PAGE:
The recordkeeping methods of Point Grey, on the other hand, are much clearer, and are indeed prescribed in the very first by-law passed by the municipality: ‘All By-laws shall be numbered each year consecutively as they are passed commencing from the number one, and shall be known and designated by the numbers respectively endorsed upon them, with the year in which they were passed.’ For example, this would mean that the first Point Grey by-law would be numbered ‘By-law no. 1, 1908.’ However, as logical as their numbering system was, it wasn’t quite as straightforward as the City of Vancouver’s numbering system, which just gave and still gives each by-law a unique, sequential number, starting with By-law no. 1.
So what were the first by-laws passed by each municipality? South Vancouver started with ‘Highway By-law no. 1’ in 1892, at least according to the index of by-laws, but unfortunately this is one of the missing by-laws. Its second, and only other by-law passed that year was the ‘Assessment by-law no. 2 : a by-law to fix the time for making the assessment for the return of the assessment roll’. Point Grey, on the other hand, started with its first three by-laws to establish its government functions, including By-law no. 1 : a by-law respecting the interpretation of the by-laws of the Corporation of Point Grey (the one describing how the by-law number system was to work), By-law no. 2 : for regulating the proceedings of the council, and for defining the duties of the officers of the Corporation of Point Grey, and Bill no. 3 : a by-law to adopt a common seal for the Corporation of Point Grey, all passed in 1908. The City of Vancouver also prioritised government administration structure with its By-law no. 1 : a by-law to appoint certain officers for the City of Vancouver when it became a city in 1886.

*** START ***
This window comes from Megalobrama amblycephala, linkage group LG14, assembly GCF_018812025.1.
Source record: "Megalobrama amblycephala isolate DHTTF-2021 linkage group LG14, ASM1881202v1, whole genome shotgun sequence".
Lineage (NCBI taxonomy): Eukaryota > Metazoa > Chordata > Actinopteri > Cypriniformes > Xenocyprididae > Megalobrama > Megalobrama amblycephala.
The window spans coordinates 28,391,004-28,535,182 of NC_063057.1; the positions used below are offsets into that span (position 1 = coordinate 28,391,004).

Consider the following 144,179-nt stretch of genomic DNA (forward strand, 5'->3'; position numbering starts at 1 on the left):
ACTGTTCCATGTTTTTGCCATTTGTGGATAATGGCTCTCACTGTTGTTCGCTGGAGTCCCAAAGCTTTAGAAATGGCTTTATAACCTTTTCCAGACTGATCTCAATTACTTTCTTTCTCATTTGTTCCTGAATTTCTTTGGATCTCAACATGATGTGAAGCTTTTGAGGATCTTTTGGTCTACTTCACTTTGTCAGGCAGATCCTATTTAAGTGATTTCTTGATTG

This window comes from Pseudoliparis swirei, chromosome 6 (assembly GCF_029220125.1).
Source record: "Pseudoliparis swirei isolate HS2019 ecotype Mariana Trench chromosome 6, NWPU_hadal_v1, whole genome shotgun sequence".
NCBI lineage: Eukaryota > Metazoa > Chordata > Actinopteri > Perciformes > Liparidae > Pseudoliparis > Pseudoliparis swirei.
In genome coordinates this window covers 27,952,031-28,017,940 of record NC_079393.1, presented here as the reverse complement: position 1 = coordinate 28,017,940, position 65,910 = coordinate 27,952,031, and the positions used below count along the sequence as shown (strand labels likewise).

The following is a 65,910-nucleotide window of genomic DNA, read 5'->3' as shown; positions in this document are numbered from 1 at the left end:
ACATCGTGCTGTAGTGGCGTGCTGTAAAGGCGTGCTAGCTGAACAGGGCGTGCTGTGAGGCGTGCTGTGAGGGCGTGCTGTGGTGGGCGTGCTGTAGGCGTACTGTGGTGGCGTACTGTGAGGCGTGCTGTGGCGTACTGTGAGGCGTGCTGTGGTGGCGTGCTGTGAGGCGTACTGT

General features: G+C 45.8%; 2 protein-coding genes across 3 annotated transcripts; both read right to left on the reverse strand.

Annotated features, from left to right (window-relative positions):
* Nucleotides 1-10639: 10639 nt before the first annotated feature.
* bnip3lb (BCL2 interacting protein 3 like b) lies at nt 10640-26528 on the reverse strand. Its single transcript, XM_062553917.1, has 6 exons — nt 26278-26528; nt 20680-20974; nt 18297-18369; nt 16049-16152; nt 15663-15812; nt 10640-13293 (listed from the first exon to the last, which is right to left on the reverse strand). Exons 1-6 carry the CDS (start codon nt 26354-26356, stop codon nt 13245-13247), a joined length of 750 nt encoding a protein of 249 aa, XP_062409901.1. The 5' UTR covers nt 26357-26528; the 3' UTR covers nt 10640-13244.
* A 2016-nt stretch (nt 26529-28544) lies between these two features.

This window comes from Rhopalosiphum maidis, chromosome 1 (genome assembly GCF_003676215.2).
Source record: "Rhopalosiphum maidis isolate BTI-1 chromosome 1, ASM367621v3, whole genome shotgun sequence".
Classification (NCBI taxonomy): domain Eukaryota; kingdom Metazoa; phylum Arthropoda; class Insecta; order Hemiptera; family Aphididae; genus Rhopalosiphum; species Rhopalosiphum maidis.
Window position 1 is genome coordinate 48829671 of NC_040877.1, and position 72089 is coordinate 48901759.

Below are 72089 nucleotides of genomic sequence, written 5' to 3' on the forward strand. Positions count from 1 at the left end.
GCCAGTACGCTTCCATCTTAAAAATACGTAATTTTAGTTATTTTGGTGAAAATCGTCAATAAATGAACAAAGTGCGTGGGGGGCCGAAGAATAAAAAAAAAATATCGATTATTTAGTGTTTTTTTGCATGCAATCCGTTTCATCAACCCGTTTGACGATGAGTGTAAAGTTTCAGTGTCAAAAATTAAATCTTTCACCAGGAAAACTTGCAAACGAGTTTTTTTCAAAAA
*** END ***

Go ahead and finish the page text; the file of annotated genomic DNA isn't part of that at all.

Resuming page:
Fast forwarding a bit, South Vancouver, Point Grey, and the City of Vancouver all passed by-laws in December 1926 that provided for taking a plebiscite on the question of amalgamation. All had slightly different titles, and of course different by-law numbers, but with the result that votes were taken by their respective citizens, and that on January 1, 1929, the three became the City of Vancouver. Just before South Vancouver gave up its status as a separate municipality, it passed By-law no. 1996 : a by-law for establishing certain public parks and recreation grounds on December 27, 1928. Point Grey passed its last by-law By-law no. 954 : a by-law to provide for the application of sinking fund surplus on December 31, 1928. And the City of Vancouver passed By-law no. 1951 on December 17, 1928, which was a zoning by-law. On the second of January, 1929, the Council of the newly expanded City of Vancouver passed By-law no. 1957, repealing particular South Vancouver and Point Grey by-laws.